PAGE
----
We believe that something in the newer firmware or programming environment triggers these issues when an absent CAN device is referenced, even if it’s not necessarily actively being called. We’re a little fuzzy on that details

Yes it did. Especially when multiple missing devices were being reported.


SIGNIFICANT DISCOVERY: if you try to call/talk to/access the PDP from more than one line of code this triggers the time-out issue. It is possible that calling other devices from multiple lines can also cause things to spaz out.

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Our fix can be found in this commit. It involves making a singleton class, which is designed such that only one instance will ever exist. This results in only ever instantiating one PowerDistributionPanel object.

Drives and auto shifts nicely. Phew.

Weighs 61.8 lbs.

Interesting. We also use an (effective) singleton to manage PDP calls as a result of different testing. Last year I wrote my high frequency logging framework and did benchmarks of a few sensors like NavX and a Rio-wired 63R. The PDP took 4ms to read the current of all 16 ports. Oddly enough, with multi-threading and concurrent calls it took 7 ms to read all 16 ports. I haven’t tested again with 2019 code though.

This was a known issue with the old PDP class. It was fixed over the summer to only be about 0.45 ms to read all PDP data. The cause of this was each can read takes about 0.15ms, and they were not being cached, so each value read was taking that long. Now the status packets are cached, so only 3 can calls are needed per iteration.

This is also the reason creating multiple new instances doesn’t work in 2019. Although it should be throwing an exception on construction of more then the first one, so I’ll check that out to make sure it happens.

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So, @Thad_House if what you are saying is correct then is that theoretically not the cause of the issue?

That is the cause of the issue. I just checked the source code, and it is allowing multiple PDP instances when it shouldn’t be. We will fix it for the next wpilib release. Only once PDP instance is supported, like most other physical devices.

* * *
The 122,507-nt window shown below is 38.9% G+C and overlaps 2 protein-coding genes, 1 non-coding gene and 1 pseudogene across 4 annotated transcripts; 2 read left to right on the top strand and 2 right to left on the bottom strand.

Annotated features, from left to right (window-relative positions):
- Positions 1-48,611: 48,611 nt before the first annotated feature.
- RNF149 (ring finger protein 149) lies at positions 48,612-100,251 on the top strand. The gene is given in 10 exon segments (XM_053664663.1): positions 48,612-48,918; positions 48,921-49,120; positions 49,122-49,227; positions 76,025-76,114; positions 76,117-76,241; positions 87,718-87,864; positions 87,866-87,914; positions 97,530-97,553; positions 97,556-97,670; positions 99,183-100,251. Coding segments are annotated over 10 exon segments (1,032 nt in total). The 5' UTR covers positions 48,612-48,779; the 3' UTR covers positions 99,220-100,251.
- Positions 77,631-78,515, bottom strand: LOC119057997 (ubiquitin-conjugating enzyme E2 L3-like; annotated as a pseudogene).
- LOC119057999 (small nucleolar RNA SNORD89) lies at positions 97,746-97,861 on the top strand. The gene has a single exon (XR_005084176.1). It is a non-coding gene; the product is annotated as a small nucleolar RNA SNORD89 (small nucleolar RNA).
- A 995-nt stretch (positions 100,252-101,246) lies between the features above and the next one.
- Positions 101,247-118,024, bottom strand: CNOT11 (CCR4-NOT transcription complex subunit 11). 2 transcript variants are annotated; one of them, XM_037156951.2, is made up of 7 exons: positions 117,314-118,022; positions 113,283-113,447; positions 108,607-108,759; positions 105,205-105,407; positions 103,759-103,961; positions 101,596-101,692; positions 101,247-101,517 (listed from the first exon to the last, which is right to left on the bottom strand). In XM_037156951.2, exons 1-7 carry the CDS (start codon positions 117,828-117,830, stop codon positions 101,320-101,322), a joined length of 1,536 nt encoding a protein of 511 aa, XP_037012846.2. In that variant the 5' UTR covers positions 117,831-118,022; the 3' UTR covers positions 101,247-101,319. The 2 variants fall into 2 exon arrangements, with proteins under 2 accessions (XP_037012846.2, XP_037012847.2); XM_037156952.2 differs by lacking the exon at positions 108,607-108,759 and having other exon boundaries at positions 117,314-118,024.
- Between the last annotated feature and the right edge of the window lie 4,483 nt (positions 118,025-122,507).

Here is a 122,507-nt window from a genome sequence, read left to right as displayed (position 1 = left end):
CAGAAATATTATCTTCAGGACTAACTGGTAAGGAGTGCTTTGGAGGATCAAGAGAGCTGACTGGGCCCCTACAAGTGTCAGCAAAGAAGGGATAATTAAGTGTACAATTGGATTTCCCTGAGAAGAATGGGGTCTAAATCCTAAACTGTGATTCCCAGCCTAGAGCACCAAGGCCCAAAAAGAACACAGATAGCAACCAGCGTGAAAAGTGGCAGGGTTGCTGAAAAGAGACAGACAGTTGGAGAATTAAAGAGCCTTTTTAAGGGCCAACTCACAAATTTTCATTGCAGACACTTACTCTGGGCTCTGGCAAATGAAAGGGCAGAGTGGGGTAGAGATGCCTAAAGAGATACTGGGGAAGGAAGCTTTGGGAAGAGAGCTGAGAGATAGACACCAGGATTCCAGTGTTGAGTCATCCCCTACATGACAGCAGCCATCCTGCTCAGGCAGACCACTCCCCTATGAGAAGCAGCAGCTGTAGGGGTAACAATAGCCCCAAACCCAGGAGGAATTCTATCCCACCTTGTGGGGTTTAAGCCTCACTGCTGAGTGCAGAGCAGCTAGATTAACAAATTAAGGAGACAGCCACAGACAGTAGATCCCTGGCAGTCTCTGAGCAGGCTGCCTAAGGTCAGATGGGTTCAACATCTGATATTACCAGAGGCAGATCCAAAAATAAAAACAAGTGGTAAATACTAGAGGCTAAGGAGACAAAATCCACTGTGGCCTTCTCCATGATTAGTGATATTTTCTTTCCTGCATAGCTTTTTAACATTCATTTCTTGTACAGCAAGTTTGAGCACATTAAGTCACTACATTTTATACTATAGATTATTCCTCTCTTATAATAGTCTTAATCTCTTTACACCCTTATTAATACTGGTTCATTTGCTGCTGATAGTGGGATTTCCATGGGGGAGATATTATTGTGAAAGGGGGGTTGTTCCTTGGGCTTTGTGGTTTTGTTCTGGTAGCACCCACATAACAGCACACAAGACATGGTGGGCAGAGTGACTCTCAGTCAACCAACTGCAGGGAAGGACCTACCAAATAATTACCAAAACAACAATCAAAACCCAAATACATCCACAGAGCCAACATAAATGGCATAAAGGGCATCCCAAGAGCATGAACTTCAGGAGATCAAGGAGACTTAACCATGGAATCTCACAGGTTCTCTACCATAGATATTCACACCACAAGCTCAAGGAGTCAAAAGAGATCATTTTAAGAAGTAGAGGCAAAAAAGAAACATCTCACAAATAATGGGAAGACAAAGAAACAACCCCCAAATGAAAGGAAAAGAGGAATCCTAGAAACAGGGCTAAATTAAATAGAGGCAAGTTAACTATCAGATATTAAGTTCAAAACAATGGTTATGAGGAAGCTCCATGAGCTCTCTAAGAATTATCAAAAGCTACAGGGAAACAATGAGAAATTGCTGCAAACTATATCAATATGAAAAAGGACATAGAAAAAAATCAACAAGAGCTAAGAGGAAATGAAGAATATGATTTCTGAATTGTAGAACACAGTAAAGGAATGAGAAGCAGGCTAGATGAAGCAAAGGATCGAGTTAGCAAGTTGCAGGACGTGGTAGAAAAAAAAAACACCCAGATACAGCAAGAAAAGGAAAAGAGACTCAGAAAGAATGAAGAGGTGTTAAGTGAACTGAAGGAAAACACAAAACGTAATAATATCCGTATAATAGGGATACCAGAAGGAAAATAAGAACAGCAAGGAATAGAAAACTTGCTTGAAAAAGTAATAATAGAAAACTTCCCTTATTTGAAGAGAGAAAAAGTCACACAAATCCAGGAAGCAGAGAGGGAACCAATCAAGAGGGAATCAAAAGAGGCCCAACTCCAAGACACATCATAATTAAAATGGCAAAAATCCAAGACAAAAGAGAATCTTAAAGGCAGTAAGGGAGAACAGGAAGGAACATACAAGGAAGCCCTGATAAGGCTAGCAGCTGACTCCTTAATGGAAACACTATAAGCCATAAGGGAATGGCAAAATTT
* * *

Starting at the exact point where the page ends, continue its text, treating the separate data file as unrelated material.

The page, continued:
Ended Saturday with the practice bot starting to get assembled:

And the competition robot having some real functionality:

Auto shifting and the hatch mechanism work nicely. Next items on the list are the hatch ground intake, elevator drive, and cargo mechanism.

Here is a video of our first real practice driving.

Precision driving this year will be… challenging… much more so than many other games that I recall. I hope our vision-aided driving works out…


Wow that’s a really eye opening look at cycles for this year. The lineup and precision required at both ends of the process seem finicky, and both of those aspects are for the most part out of the drivers’ convenient line of sight.


I love the sound of your hatch mechanism.

I think this video should be enough to start changing people’s minds about defense in this game. I was surprised by how many people didn’t think there would be any value in it. This videos does a good job showing that it won’t take a whole lot of effort to keep an opponent out of small scoring sweet spot. Though you won’t be defended at pickup anyways, it’s worth noting that your collection position tolerance seemed to be pretty good.

As always, thanks for sharing!


Thanks for sharing a video that shows the real time it takes to complete a cycle, very interesting.


I agree. There are many aspects of the game that you initially overlook or expect to work in a certain way. I was concerned about alignment onto those hatch locations, and it looks like it’s every bit as difficult as I thought it would be. Perhaps even more so, especially for teams who don’t have this style active extend and retract system. Having to drive the robot in and out to get the hatch placement right will be an enormous time sink.



A diagram that many people will want to consider is this:

It shows scoring locations where driver depth perception or camera-aided driving is utilized to score. It’s most of the scoring locations! Using depth perception is hard. Even great drivers can struggle with it. I opine that cycle times will be remarkably longer than most tems are estimating, and Rocket RPs will be less common that Face The Boss in 2018, and (maybe slightly) more common than Fuel RPs from 2017.